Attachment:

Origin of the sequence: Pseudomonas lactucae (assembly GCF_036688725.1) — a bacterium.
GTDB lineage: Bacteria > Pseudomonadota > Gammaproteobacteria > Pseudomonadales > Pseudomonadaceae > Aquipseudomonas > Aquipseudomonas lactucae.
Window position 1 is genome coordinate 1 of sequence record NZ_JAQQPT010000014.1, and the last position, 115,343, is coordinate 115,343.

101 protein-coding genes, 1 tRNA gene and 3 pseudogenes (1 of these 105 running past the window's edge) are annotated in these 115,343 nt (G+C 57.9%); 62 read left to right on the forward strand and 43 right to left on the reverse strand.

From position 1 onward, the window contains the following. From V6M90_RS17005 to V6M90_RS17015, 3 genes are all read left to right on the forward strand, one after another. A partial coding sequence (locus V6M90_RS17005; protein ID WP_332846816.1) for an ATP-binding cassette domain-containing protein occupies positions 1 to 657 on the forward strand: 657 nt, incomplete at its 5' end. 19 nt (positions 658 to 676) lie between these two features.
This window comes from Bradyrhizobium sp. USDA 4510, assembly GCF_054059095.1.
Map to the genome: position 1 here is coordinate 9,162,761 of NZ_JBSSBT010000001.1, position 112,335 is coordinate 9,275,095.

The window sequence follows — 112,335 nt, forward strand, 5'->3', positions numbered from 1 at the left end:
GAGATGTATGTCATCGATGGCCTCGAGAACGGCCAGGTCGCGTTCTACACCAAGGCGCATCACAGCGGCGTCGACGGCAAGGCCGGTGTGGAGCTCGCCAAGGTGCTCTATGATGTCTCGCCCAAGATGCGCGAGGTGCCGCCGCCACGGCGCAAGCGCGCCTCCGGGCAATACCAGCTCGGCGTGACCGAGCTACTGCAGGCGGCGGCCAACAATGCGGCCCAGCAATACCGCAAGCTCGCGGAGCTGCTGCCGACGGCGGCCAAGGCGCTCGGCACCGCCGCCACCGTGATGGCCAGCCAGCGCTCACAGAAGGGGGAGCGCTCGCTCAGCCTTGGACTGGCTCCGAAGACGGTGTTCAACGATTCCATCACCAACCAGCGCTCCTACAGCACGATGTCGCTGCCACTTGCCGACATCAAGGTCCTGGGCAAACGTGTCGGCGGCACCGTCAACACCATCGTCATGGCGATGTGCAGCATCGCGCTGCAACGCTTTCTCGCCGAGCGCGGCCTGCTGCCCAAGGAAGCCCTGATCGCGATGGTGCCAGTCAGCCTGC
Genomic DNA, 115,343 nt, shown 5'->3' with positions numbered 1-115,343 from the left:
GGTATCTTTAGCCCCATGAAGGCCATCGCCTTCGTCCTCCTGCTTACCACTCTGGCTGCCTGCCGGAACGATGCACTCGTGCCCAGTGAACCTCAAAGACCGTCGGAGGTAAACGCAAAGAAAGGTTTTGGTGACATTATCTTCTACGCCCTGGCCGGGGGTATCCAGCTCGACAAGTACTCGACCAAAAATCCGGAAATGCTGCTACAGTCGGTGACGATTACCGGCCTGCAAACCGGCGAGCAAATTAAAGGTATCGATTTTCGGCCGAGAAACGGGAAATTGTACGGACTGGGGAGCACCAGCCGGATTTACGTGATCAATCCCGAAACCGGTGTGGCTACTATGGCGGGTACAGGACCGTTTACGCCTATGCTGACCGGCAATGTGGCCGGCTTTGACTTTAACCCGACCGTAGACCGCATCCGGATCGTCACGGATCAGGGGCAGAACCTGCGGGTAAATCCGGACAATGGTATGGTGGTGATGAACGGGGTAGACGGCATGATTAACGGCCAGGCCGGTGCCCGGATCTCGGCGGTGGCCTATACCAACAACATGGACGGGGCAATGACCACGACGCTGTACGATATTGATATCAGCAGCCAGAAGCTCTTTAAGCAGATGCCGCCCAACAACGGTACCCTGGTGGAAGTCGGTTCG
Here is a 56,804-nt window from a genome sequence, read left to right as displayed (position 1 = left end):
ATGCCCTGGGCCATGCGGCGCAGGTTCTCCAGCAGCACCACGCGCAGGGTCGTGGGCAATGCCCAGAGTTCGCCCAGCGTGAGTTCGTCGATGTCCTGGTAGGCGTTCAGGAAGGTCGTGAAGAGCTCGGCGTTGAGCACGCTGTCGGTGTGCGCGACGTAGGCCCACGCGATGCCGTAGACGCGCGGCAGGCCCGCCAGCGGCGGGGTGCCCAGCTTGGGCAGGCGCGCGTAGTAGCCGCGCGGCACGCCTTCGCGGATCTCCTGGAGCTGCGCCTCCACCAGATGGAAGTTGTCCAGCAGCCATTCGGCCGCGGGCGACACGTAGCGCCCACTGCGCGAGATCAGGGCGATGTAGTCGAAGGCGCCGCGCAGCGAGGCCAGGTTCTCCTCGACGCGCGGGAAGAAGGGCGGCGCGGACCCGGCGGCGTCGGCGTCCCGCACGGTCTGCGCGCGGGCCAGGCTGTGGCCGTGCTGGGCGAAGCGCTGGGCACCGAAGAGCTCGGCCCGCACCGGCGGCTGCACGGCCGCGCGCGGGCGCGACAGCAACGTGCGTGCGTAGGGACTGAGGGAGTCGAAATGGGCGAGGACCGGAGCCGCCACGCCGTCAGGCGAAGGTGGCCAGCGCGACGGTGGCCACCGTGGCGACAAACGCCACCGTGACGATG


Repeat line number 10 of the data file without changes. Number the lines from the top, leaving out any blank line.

Genomic DNA, 115,343 nt, shown 5'->3' with positions numbered 1-115,343 from the left: